The ultimate caterer's guide to special diets

Order In
By FoodProcessing Staff
Wednesday, 15 March, 2017


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Ensuring your clients have delicious food that’s catered to their needs provides enormous benefit to your business but leaving someone hungry because you have not catered to their dietary requirements is the exact opposite. Currently 1 in 5 Australians live with an intolerance or allergy, which means every caterer will need to accommodate special dietary requirements on a regular basis.

Make sure everyone has something to eat by checking their special dietary requirements and then using this guide to make sure your meeting, office lunch or corporate event is full of plenty of food for everyone.

As corporate catering experts, Order In provides literally thousands of meals across a vast array of cuisines and special diet concerns. The company has put together this comprehensive guide so that you can learn more about the most common intolerances and allergies, and what foods or ingredients cause them. They have even included some helpful tips and meal ideas to ensure everyone has plenty to enjoy.

Gluten-free

Gluten is a combination of proteins that’s most commonly found in wheat, barley, rye and their familial grains. It commonly adds elasticity and a chewy texture to bread and wheat products, as well as aiding the rising process in baking.

Breads, cakes, biscuits and pastries

Flour contains gluten, which means any products that use the ingredient also contain gluten. Breads, cakes, pastries and a vast majority of baked goods are all a ‘no no’. While there are of course a range of gluten-free products available, if they’re not labelled, it’s a better idea to avoid them.

There are easy substitutes however, with gluten-free versions of all regular flour products available. Nut flours like almond or hazelnut are used for sweeter options like friands and small cakes, while a variety of other flours, seeds and grains are used in gluten-free breads.

Texturally, gluten-free cakes or breads are more dense than their regular counterparts. Gluten-free bread is particularly different as it doesn’t rise as much as normal bread, which often results in a small, compact loaf.

Pasta

Pasta is another major gluten heavy food. However, just like bread, there are suitable gluten-free options that make the most of other grains and substitutes like corn, or rice flour.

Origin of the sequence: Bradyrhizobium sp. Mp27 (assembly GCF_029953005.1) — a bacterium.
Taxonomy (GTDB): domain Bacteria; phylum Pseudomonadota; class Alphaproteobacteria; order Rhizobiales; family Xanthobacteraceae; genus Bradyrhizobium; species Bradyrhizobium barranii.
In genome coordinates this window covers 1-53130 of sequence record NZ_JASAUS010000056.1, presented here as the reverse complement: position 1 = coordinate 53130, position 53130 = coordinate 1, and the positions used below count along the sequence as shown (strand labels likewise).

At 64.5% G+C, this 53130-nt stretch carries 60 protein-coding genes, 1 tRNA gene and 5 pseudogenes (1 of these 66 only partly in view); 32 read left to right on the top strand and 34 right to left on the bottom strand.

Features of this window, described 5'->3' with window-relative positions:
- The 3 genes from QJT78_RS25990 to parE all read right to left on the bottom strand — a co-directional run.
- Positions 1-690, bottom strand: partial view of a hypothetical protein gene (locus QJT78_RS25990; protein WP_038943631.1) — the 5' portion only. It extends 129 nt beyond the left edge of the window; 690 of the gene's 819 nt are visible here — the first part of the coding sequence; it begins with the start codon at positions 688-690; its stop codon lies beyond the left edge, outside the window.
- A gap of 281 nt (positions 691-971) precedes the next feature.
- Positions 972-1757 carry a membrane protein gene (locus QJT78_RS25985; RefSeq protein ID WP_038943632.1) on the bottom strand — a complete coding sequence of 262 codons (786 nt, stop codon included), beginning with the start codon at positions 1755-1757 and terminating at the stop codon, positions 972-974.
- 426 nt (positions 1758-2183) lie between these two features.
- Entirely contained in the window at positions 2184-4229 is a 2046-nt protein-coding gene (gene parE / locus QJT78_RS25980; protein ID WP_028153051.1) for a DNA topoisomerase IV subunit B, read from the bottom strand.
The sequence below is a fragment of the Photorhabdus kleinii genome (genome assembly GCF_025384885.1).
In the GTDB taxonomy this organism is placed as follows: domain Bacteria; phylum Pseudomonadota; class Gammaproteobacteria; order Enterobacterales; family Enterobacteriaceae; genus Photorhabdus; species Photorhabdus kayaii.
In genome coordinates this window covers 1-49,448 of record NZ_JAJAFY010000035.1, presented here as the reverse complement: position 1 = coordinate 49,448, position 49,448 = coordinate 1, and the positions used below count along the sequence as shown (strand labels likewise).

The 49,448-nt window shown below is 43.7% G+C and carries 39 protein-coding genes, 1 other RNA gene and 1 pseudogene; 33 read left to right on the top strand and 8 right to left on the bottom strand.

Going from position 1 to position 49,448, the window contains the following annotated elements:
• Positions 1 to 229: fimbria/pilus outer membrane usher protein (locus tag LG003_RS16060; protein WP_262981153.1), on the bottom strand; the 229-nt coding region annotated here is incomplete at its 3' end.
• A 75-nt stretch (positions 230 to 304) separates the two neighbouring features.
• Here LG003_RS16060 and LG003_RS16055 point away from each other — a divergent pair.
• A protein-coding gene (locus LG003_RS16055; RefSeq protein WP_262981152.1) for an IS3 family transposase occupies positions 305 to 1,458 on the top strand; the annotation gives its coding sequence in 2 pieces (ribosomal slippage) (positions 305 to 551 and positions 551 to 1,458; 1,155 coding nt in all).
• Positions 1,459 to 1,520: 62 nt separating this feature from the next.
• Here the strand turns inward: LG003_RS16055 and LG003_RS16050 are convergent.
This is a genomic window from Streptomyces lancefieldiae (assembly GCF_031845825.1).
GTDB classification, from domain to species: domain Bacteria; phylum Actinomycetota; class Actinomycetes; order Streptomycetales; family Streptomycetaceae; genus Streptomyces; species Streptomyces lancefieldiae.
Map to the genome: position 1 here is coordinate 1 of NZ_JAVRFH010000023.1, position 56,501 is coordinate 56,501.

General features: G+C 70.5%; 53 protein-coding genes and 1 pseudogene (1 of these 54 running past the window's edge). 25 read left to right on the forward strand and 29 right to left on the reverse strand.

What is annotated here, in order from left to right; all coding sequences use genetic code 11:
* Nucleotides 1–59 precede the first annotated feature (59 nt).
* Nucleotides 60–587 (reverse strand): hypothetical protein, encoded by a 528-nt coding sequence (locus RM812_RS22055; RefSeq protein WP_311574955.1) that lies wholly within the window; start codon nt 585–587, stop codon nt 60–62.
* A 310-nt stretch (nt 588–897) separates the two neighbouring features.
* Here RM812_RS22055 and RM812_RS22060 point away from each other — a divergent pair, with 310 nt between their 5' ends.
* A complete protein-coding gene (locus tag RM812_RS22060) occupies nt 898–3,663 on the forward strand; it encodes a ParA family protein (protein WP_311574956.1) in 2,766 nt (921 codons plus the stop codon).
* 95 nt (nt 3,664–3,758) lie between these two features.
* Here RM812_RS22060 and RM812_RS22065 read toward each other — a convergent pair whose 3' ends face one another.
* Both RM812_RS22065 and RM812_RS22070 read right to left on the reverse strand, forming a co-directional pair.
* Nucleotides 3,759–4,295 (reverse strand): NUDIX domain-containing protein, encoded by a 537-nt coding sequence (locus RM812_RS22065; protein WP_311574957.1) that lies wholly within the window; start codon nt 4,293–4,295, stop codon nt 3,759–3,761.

Regular store-bought pasta tastes almost identical to regular pasta, with only slight variation to the flavour depending on the primary flour used. Fresh pasta, however, tastes quite a bit different and many purist Italian restaurants aren’t likely to cater for it.

Noodles

Many noodles, including ramen, soba, hokkien and udon, are made using wheat in combination with other primary ingredients like egg. Rice noodles on the other hand contain no gluten and can be used as a substitute in a wide variety of dishes. 100% buckwheat noodles can also be used.

Couscous

Couscous is another side dish that needs to be avoided if you’re catering for gluten-free people. While often used as a rice replacement in Moroccan cuisine, it’s more commonly found mixed in with salads like tabbouleh. Corn is the most common gluten-free replacement for couscous. It tastes different, but works in all the same dishes and tastes great.

Cereals

As you’d expect, many cereals contain wheat and a variety of grains and seeds which all contain gluten. Furthermore, many cereals, like Cornflakes for example, are manufactured in a way that introduces wheat into what would have initially been a gluten-friendly product. Therefore, even if the primary ingredients seem obvious from the name on the box, it’s not always safe to eat. Numerous gluten-free versions of popular cereals exist, as well as a range of specially made cereals, muesli, and granola.